When did the Earth form?
The Earth is approximately 4.6 billion years old or 4,600 million years old. As reference, the universe is thought to be around 14 million years old.
There are many aspects of the Earth's early environment that we know from the geology and chemistry of ancient rocks; rocks that were formed billions of years ago.
Evidence shows that the early Earth was bombarded by icy comets for hundreds of millions of years.
The atmosphere was mostly carbon dioxide with little or no oxygen, and smaller proportions of water vapor, ammonia and methane.
The formation of life from complex chemical beginnings probably occurred during this time.
This earliest time in Earth's history is referred to as the Hadean Eon (4,560–4,000 million years ago).
When did oceans and land form?
As the Earth cooled down, most of the water vapor condensed and formed the oceans.
In addition, continents began to form on Earth, along with the movement of continents (plate tectonics).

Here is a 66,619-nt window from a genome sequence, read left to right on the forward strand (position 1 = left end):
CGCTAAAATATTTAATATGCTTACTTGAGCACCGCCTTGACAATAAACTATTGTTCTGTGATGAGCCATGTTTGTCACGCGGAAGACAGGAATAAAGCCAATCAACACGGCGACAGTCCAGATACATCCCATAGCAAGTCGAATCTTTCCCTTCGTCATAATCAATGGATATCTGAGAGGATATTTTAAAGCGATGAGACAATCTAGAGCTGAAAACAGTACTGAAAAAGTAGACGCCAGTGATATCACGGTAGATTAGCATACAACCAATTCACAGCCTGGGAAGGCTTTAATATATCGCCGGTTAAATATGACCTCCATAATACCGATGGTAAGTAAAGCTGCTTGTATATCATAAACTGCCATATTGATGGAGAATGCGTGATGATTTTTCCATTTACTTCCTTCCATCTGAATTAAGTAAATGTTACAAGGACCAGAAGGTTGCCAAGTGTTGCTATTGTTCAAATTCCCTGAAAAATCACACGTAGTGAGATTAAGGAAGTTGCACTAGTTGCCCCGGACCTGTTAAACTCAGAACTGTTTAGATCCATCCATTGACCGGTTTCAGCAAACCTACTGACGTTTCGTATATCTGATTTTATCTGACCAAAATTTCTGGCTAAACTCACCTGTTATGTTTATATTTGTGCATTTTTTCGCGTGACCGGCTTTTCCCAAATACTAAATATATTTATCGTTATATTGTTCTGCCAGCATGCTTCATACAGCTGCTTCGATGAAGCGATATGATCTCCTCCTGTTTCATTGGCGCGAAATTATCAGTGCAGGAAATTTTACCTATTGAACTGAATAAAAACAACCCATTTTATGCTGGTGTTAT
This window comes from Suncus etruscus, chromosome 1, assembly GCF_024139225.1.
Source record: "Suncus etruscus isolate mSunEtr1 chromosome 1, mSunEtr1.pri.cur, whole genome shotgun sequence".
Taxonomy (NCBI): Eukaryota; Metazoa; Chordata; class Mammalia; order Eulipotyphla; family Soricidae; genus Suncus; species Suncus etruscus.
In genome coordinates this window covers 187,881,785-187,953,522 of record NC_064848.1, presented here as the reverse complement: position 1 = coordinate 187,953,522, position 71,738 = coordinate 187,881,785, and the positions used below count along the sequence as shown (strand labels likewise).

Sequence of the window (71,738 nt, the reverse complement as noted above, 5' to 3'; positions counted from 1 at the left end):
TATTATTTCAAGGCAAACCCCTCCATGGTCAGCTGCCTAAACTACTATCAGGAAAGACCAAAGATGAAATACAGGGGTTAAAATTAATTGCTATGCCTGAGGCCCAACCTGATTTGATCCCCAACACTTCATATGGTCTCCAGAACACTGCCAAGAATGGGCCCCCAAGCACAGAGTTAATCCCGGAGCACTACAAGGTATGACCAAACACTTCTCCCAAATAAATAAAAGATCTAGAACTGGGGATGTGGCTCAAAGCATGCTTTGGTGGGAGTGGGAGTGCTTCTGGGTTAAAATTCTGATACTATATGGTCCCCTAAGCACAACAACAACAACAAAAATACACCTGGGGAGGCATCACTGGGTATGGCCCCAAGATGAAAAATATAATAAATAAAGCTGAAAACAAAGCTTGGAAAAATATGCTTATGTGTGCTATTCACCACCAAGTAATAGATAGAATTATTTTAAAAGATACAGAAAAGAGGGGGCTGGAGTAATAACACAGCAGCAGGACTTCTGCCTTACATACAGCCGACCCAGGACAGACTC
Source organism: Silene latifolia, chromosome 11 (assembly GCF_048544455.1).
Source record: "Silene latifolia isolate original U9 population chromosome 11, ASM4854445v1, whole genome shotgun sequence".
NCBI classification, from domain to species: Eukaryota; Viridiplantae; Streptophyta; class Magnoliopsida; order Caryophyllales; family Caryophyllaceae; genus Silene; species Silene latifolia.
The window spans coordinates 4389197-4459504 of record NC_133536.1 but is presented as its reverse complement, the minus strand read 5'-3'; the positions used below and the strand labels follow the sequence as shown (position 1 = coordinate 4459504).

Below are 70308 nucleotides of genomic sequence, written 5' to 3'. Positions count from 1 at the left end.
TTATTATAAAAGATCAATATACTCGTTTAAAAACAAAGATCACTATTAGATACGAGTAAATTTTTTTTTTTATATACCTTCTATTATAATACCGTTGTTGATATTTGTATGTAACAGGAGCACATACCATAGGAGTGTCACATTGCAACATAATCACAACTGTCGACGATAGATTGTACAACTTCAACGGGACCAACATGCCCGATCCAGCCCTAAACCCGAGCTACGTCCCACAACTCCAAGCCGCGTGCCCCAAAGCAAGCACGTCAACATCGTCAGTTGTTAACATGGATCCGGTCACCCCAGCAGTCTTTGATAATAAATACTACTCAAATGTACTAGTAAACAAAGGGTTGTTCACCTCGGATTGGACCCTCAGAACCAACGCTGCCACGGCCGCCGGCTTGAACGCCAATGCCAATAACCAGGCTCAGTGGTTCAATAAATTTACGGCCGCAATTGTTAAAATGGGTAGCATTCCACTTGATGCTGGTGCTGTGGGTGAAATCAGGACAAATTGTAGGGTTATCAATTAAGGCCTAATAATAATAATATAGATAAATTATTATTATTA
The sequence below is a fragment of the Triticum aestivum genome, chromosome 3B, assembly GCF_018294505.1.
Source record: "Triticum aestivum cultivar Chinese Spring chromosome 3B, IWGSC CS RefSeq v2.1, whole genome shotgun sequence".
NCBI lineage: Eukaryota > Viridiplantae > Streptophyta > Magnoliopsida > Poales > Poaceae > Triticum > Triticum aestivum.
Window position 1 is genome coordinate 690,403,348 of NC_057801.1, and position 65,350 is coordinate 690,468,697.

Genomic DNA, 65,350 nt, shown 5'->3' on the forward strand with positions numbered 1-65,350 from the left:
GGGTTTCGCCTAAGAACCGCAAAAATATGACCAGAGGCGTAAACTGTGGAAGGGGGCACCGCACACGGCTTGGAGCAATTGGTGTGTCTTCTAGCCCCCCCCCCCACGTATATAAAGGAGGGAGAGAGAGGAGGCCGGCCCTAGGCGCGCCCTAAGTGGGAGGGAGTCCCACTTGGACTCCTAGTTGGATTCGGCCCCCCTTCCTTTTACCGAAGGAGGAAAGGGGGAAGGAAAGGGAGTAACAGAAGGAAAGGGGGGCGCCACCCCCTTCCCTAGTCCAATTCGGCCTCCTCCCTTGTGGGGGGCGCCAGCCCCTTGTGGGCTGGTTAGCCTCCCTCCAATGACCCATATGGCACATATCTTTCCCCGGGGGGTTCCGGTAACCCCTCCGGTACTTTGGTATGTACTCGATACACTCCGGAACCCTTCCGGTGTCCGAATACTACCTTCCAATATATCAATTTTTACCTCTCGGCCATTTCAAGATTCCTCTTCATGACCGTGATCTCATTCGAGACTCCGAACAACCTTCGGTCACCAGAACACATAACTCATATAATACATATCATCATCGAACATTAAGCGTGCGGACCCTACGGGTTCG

Oxygen levels begin to rise, and this is an indirect sign that life has evolved on Earth!
This time in Earth's history is referred to as the Archean Eon (4,000–2,500 million years ago).
When did life first evolve on Earth?
The earliest direct evidence of life is bacteria that appear at 3.5 billion or 3,465 million years ago (Schopf 1993).
Although, there may be traces of life from hundreds of millions years earlier (3.7 billion years ago)
...but these organisms are so successful that they begin to form large colonies, called stromatolites, along the ocean shorelines.
Above: Rock with fossils of archaebacteria
Above: Living stromatolites, colonies of ancient bacteria, living off the western coast of Australia